Desire and Limits for Intellectuals in Twentieth-Century Mexican Fiction
Chapter 1. Juan Ruflo as the “Author Function:”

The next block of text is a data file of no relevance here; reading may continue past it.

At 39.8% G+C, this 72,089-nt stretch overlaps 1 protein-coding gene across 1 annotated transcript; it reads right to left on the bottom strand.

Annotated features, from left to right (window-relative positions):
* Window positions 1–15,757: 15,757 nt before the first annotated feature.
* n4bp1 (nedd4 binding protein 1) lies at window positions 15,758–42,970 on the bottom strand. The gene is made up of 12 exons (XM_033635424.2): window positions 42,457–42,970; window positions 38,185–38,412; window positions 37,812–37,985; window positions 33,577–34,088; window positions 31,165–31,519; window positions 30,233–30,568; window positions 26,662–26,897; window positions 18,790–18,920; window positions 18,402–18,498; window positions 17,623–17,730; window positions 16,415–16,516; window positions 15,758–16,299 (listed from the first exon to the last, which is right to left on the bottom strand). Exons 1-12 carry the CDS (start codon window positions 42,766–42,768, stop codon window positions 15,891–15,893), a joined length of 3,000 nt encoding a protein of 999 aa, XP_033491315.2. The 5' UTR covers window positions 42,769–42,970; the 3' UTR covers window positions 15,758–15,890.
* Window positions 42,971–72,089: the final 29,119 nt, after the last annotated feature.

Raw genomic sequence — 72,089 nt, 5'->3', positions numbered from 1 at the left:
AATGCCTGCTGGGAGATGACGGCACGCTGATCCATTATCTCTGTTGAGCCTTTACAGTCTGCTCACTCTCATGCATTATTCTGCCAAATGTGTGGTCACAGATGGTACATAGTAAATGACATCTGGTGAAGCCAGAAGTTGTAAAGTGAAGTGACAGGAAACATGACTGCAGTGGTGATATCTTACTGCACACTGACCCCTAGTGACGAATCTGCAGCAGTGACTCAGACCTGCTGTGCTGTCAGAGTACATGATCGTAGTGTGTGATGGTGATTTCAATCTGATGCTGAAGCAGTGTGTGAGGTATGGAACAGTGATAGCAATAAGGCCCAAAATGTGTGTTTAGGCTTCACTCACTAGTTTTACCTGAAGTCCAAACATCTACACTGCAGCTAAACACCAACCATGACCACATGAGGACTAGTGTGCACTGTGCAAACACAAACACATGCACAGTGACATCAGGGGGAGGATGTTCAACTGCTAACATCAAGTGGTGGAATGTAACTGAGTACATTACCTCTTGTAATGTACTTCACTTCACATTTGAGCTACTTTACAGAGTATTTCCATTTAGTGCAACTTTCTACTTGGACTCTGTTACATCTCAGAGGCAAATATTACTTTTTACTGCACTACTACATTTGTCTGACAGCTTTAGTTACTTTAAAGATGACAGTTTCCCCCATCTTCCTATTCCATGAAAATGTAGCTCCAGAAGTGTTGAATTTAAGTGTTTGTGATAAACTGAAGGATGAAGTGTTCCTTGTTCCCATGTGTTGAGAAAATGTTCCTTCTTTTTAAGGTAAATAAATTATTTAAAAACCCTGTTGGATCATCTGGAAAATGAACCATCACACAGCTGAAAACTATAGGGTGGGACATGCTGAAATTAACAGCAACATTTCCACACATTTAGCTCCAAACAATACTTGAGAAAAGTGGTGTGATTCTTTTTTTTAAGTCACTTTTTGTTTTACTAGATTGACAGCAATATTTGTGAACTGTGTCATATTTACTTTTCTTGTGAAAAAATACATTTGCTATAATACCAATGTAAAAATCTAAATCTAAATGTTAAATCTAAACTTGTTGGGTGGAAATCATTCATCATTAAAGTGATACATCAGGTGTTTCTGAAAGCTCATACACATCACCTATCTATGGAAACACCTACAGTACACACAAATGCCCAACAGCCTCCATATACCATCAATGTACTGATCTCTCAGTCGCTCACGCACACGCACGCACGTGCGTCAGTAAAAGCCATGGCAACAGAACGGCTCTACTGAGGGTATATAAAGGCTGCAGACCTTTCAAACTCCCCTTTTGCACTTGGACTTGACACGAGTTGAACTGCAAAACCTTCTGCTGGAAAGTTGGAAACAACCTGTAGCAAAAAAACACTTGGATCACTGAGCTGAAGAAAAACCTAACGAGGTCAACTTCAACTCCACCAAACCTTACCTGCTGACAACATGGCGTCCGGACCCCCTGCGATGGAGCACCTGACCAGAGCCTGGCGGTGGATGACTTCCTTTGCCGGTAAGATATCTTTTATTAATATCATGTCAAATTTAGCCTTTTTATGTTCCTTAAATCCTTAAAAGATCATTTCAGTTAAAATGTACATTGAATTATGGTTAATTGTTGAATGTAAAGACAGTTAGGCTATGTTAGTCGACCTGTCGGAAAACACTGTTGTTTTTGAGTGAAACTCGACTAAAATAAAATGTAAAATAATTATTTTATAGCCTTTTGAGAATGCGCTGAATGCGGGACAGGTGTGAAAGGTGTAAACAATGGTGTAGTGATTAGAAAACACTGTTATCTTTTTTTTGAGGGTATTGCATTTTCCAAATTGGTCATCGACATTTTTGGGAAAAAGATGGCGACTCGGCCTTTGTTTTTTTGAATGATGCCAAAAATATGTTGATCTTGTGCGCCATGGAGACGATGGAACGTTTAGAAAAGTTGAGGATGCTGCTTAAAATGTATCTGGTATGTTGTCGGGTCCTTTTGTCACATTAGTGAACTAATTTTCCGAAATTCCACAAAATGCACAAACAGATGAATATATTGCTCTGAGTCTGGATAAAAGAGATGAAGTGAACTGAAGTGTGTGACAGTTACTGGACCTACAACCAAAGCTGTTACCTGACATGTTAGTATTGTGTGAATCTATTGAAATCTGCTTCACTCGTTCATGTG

Chapter 1 Juan Rulfo as the “Author Function:” Coopted Imagination of Mexicanness in Pedro Páramo Pedro Páramo (1955), the Mexican writer Juan Rulfo’s only published novel, has been perceived as one of the most influential works of Spanish American literature of the 1960s and the early 1970s, known as the Boom literature. i Both the eminent success of the novel at a domestic and international level and Rulfo’s status as a Boom writer have impelled scholars to scrutinize Rulfo’s single novel from multiple angles. Among numerous, exhaustive discussions on the novel, some critics have pointed out the resemblance between the Mexican novel and James Joyce’s and William Faulkner’s works, focusing on their modernist aesthetic narrative techniques as well as on the themes of human existence, condition, and psychology.ii Others have drawn attention to the blending of elements of Greek tragedy with the regional and rustic ambience.iii The studies which operate on a comparison of the Mexican novel to Western literature, usually, underscore a link between the novel and Western literature, positioning Pedro Páramo on the threshold of Western literature. iv For instance, Carlos Fuentes, in his study on major Boom writers, La nueva novela hispanoamericana, considers Pedro Páramo as a transitional novel from the Spanish American literary tradition of realist-naturalist, Juan Rulfo as the “Author Function” 18 documentary productions to a new beginning, underscoring the juxtaposition of the traditional and new aesthetic tendencies (14–16). Fuentes seems to claim this transformational moment from the old to...
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